N.Y. Times Disinformation on Children in Nepal

Revolutionary Worker #1185, February 2, 2003, posted at http://rwor.org

"Nepal: Conflict Toll on Children. Two thousand Nepalese children have been orphaned, 4,000 displaced and 168 killed in the Maoist insurrection that began in 1996, a Kathmandu-based human rights group reported. The group, the Child Workers in Nepal Concerned Center, said more than 10,000 children had been denied access to education because of the insurgency. The center's president, Gauri Pradhan, expressed concern about reports that children have been recruited into the Maoists' army."

This news item appeared in the "World Briefing" section of the New York Times on January 16, 2003.

This is a good example of the dishonest method used by the bourgeois media to bolster anti- communist arguments. Statistics are taken out of context and manipulated in order to slander the Maoists in Nepal.

Let's look at what the N.Y. Times news item does in three short sentences.

It takes statistics about the total number of deaths, from both sides , and then implies that all these deaths are caused by one side--the Maoists.

This is a method commonly used to rewrite history and spread anti-communist lies. For example it is often presented as "fact" that Mao Tsetung was responsible for "killing millions of people." What's the formula here? Take the total number of deaths that occurred in the Chinese Revolution--including atrocities committed by the reactionaries and Japanese invaders, add this to the "insurgents' total" and presto-chango --Mao becomes a mass murderer. Sometimes the "official statistics on deaths" attributed to the revolution even include starvation and disease, caused by the oppressive system people are rebelling against. Sometimes the statistics cited are completely manufactured.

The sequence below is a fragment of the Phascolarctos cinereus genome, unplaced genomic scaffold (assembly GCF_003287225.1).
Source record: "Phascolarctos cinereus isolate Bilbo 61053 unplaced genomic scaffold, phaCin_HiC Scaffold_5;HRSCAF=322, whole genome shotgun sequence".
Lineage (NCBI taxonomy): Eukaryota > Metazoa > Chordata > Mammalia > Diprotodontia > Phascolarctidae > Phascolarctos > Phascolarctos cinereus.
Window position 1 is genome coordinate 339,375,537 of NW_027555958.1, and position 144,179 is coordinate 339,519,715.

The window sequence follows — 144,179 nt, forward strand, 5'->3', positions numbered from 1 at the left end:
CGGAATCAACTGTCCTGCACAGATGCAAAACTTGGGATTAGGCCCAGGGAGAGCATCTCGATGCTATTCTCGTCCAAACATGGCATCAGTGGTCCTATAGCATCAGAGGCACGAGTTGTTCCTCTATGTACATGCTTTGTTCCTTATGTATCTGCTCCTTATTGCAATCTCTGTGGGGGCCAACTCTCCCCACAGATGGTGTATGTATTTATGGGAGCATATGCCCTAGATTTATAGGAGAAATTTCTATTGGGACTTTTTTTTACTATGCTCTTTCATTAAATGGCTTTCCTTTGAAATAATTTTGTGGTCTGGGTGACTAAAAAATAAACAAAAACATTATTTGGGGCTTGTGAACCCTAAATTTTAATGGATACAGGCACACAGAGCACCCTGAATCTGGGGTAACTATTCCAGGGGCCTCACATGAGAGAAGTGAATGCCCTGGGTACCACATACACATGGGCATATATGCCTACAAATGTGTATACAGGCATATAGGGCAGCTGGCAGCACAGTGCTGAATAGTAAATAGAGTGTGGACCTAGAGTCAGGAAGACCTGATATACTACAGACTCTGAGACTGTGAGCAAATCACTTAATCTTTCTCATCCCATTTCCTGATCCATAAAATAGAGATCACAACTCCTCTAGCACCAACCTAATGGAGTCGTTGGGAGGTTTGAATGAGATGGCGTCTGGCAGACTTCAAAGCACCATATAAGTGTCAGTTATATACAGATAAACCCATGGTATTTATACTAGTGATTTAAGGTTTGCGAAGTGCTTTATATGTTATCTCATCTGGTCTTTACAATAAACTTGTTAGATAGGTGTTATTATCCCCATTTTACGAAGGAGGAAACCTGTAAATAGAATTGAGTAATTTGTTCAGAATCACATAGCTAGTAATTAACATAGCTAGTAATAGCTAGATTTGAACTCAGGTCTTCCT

Four statistics are given by the N.Y. Times : 2,000 orphaned, 4,000 displaced, 168 killed "in the Maoist insurrection" and 10,000 denied access to education "because of the insurgency."

In fact, most of the children who have lost their parents have become orphans because their mothers and fathers were killed or rounded up and jailed by the government.

The overwhelming majority of the children who have been killed in the insurgency in Nepal have died at the hands of government forces.

Many schools have been closed down because reactionary teachers have left the areas where the guerrillas have control. The Maoists have built and run new schools in their base areas. Maoist students have organized strikes, closing down schools throughout the country, to demand equal opportunity to a free and relevant education.

The People's War in Nepal has affected the whole country. Clearly there is great turmoil in the countryside as a result of the insurgency and the government's attempts to crush it. Great numbers of people have left their villages as a result of the brutal "search and destroy" campaign by the government. At the same time there are some people leaving areas where the Maoists have control because they are reactionaries tied to the government; others don't support the Maoists; and some are simply seeking to avoid the hardships and conflicts of the war.

The N.Y. Times claims that "4,000 people have been displaced" by the insurgency. But the most compelling fact is the enormous support that has been built for this revolution in the countryside and the active involvement of millions of poor peasants in this struggle.

It is interesting that if you go up on the website of the Child Workers in Nepal Concerned Center (the organization cited by the N.Y. Times ) there is a detailed study, using statistics from 1998, of the many social and economic reasons why thousands of people, including children, have left the countryside. The report talks about poverty, unemployment, children from the countryside working in the cities, child prostitution, Nepalese working in India, the search for better homes and living conditions, students trying to get a better education, bonded child labor. In this report about the widespread "displacement" from the countryside there is no mention of the Maoist insurgency.

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